Common CICA claim types
What injuries can be claimed for?
If you have been injured because of a criminal assault, you may be entitled to pursue a claim for damages incurred by your experience. Our criminal injuries experts have extensive experience of dealing with criminal assault claims.
There are thousands of criminal assaults in the UK every year which can include violent muggings, sexual assault and unprovoked attacks. The below outlines some of the common claim types we deal with on a daily basis:
Where the victim has been assaulted – spat at, slapped, shoved or punched – but no marks or visible injury have been suffered.
A more serious assault which usually leaves visible injuries, such as cuts, scratches or bruises.
A serious level of violent assault, where the aggressor has intended to cause the victim serious harm.
The use of physical violence and/or threatening, abusive or insulting words or behaviour intentionally designed to cause harassment, alarm or distress.
An assault on a prison staff member by inmates, or an assault by a prison officer on a prisoner.
Spitting, pushing, punching, kicking, slapping, scratching or any physical attack by another person – including a work colleague, customer or anybody else. Verbal abuse, shouting, yelling, behaving in an intimidating manner or making threats to hurt, kill, demote or sack could also be classed as assault at work.
Mainly acts of bullying, aggressive and/or violent behaviour within the home, but it can also refer to abusive acts of a sexual nature. Typically, committed by a partner, family member or loved one.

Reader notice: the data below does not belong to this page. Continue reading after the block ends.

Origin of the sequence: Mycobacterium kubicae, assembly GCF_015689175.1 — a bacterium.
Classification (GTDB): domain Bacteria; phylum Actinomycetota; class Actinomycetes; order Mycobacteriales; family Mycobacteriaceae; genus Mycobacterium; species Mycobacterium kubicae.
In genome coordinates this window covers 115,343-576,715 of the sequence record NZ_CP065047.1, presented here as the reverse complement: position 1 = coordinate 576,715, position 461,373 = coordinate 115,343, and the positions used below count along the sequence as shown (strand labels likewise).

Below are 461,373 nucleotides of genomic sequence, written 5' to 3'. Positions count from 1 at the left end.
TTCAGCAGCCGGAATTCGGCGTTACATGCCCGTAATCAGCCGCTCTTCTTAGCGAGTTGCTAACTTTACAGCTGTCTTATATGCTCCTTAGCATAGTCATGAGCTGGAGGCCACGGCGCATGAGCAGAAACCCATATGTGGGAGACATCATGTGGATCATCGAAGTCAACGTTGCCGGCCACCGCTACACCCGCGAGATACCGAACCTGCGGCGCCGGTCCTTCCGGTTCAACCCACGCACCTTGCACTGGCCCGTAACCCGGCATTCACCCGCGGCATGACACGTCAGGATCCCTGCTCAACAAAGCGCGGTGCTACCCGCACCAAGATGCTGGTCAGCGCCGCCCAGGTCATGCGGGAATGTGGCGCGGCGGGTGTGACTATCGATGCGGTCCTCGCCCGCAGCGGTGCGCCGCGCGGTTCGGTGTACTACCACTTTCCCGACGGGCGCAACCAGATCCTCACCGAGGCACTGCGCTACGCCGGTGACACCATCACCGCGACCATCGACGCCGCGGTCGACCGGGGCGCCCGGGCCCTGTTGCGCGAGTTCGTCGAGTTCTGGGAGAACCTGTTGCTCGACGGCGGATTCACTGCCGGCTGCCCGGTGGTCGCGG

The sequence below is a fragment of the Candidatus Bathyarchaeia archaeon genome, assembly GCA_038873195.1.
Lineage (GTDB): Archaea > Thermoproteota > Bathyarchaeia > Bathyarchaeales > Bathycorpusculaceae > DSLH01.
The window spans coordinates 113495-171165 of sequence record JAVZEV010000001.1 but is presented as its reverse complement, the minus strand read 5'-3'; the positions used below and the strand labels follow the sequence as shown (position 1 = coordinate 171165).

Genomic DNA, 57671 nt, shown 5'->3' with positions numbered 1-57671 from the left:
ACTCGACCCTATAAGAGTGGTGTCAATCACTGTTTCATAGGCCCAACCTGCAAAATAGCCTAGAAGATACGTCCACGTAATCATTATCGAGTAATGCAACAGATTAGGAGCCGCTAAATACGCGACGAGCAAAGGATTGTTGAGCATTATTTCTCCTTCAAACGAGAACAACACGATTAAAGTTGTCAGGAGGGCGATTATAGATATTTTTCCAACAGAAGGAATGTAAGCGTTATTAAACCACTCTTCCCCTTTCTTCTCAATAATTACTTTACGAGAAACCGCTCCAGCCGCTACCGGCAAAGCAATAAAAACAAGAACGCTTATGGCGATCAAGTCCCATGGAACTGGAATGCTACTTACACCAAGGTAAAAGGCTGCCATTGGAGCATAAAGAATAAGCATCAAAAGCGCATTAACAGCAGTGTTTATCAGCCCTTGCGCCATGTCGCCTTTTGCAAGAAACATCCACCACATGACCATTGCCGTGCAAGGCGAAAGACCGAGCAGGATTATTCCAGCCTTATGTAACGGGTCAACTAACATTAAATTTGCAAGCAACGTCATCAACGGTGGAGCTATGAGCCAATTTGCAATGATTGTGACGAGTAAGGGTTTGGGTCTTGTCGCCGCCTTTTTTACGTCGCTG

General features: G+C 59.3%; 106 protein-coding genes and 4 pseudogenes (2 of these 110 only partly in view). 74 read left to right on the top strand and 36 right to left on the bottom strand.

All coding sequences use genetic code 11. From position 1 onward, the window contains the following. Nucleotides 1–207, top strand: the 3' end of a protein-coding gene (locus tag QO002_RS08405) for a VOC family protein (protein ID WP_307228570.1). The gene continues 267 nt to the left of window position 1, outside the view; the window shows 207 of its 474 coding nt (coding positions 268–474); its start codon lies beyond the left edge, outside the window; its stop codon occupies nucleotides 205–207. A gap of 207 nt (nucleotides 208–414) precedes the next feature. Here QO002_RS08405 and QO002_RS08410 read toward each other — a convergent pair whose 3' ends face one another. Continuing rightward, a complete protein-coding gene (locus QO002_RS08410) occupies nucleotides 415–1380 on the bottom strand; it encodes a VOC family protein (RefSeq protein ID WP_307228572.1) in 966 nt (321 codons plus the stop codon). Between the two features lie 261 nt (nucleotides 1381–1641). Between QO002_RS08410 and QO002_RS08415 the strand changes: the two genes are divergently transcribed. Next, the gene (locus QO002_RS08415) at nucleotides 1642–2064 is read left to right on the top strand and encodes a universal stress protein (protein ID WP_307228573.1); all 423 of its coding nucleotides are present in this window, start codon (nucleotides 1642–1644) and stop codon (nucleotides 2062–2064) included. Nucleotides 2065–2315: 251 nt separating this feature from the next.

Bouncers do not have the legal right to physically remove a person from a premise or engage in violence or force as they see fit. They can only use force if it is first used against them.
There are thousands of criminal assaults in the UK every year – ranging from violent muggings to sexual assault and unprovoked attacks.
Aggravated assault, manslaughter and murder are extremely serious criminal actions with potentially life-changing consequences. Family members often pursue a claim if a loved one is involved in a fatality or dies through a wrongful cause.
An assault where a person intentionally or recklessly causes the immediate infliction of unlawful force on someone using a weapon, such as a knife, gun, acid, hammer etc.
Any instance where sexual contact has taken place without consent and the details have been reported to the police – including touching over clothing, groping, stalking, drug-facilitated sexual assault, child sexual abuse and rape.
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